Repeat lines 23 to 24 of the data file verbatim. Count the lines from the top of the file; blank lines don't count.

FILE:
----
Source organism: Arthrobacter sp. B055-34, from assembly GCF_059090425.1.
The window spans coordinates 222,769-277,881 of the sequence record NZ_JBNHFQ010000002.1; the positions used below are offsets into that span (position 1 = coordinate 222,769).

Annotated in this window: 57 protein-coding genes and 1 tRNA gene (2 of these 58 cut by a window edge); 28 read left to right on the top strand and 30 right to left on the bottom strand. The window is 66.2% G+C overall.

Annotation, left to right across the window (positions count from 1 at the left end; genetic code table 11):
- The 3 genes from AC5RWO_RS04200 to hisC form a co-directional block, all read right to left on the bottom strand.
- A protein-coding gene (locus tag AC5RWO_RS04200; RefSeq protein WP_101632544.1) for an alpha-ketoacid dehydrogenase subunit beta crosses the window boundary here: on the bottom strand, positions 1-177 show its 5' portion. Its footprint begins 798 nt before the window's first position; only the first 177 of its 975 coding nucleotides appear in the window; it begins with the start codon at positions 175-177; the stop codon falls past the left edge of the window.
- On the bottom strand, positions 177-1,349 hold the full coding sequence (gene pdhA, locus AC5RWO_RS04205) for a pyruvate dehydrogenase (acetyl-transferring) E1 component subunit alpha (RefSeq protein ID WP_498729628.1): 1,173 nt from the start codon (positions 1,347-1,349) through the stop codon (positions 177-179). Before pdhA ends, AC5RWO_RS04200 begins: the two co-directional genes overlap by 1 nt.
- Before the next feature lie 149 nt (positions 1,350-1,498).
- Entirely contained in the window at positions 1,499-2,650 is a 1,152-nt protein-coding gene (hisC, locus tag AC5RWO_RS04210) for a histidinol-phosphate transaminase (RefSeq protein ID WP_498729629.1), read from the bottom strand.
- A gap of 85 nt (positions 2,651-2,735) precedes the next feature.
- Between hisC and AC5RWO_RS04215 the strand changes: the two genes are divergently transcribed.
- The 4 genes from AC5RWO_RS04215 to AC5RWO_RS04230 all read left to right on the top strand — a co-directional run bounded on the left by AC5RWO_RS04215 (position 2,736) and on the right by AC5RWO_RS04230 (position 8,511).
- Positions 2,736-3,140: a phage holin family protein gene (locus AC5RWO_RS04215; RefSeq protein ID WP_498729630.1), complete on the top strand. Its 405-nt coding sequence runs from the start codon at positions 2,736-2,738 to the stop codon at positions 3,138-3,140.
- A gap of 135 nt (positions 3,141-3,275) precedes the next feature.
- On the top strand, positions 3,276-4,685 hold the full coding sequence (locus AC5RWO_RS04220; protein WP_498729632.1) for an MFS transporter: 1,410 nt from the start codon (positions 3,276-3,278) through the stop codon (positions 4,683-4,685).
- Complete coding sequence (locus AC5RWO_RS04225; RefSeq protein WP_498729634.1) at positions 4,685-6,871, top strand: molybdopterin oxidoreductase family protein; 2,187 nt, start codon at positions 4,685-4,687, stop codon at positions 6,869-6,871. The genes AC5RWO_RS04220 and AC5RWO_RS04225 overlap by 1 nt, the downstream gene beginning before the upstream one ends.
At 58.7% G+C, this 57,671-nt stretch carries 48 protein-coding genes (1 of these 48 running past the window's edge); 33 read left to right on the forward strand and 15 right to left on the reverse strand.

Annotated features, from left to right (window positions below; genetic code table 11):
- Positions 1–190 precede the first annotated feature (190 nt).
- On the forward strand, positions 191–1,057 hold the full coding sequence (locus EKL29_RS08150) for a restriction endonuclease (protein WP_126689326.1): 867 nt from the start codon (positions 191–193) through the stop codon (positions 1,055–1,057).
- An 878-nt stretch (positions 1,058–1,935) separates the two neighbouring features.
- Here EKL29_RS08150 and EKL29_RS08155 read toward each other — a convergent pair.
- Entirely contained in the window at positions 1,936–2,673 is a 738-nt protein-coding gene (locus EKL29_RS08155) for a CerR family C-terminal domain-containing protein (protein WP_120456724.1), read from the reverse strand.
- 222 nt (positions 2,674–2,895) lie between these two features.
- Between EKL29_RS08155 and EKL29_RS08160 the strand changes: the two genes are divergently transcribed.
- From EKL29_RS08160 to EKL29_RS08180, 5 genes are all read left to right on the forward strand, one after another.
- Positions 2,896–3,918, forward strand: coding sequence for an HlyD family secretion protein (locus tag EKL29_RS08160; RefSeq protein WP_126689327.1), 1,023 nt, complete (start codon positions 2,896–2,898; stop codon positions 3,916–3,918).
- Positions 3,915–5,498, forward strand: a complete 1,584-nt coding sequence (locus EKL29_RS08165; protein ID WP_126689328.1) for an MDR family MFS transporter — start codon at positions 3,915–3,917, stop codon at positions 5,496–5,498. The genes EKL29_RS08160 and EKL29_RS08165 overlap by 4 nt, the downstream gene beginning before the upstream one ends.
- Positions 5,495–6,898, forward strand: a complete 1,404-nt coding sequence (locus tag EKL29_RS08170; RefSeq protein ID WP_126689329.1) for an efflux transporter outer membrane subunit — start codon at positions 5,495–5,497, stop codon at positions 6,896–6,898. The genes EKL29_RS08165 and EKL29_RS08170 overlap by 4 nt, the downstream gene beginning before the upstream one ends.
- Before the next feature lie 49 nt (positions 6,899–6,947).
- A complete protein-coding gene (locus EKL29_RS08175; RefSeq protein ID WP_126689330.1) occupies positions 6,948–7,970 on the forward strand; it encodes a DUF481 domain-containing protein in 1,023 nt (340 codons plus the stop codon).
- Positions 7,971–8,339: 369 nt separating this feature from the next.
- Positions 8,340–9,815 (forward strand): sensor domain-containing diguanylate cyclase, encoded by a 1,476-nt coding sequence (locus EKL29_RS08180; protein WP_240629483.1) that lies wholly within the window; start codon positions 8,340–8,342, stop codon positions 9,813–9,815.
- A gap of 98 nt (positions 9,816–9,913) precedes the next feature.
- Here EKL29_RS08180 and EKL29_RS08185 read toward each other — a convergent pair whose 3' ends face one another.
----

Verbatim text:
- Entirely contained in the window at positions 1,936–2,673 is a 738-nt protein-coding gene (locus EKL29_RS08155) for a CerR family C-terminal domain-containing protein (protein WP_120456724.1), read from the reverse strand.
- 222 nt (positions 2,674–2,895) lie between these two features.